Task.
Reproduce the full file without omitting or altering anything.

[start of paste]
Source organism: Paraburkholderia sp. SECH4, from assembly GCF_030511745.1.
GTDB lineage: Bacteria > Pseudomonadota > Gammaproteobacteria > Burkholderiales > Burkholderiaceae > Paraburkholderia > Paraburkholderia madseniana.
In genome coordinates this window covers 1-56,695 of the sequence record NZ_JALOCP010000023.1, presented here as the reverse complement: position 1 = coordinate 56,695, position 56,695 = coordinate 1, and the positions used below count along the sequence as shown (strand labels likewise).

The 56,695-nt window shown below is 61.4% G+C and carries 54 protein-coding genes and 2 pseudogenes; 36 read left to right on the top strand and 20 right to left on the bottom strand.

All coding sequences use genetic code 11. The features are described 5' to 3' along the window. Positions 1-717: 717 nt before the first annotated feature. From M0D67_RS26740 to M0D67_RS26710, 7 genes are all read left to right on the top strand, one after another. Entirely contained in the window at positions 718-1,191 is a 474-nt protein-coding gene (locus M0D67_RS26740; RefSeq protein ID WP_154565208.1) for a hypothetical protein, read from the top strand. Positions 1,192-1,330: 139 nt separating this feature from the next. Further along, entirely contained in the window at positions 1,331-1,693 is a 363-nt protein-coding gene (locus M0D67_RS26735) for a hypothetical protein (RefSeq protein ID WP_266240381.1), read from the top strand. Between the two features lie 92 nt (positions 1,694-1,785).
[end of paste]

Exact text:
Source organism: Paraburkholderia sp. SECH4, from assembly GCF_030511745.1.
GTDB lineage: Bacteria > Pseudomonadota > Gammaproteobacteria > Burkholderiales > Burkholderiaceae > Paraburkholderia > Paraburkholderia madseniana.
In genome coordinates this window covers 1-56,695 of the sequence record NZ_JALOCP010000023.1, presented here as the reverse complement: position 1 = coordinate 56,695, position 56,695 = coordinate 1, and the positions used below count along the sequence as shown (strand labels likewise).

The 56,695-nt window shown below is 61.4% G+C and carries 54 protein-coding genes and 2 pseudogenes; 36 read left to right on the top strand and 20 right to left on the bottom strand.

All coding sequences use genetic code 11. The features are described 5' to 3' along the window. Positions 1-717: 717 nt before the first annotated feature. From M0D67_RS26740 to M0D67_RS26710, 7 genes are all read left to right on the top strand, one after another. Entirely contained in the window at positions 718-1,191 is a 474-nt protein-coding gene (locus M0D67_RS26740; RefSeq protein ID WP_154565208.1) for a hypothetical protein, read from the top strand. Positions 1,192-1,330: 139 nt separating this feature from the next. Further along, entirely contained in the window at positions 1,331-1,693 is a 363-nt protein-coding gene (locus M0D67_RS26735) for a hypothetical protein (RefSeq protein ID WP_266240381.1), read from the top strand. Between the two features lie 92 nt (positions 1,694-1,785).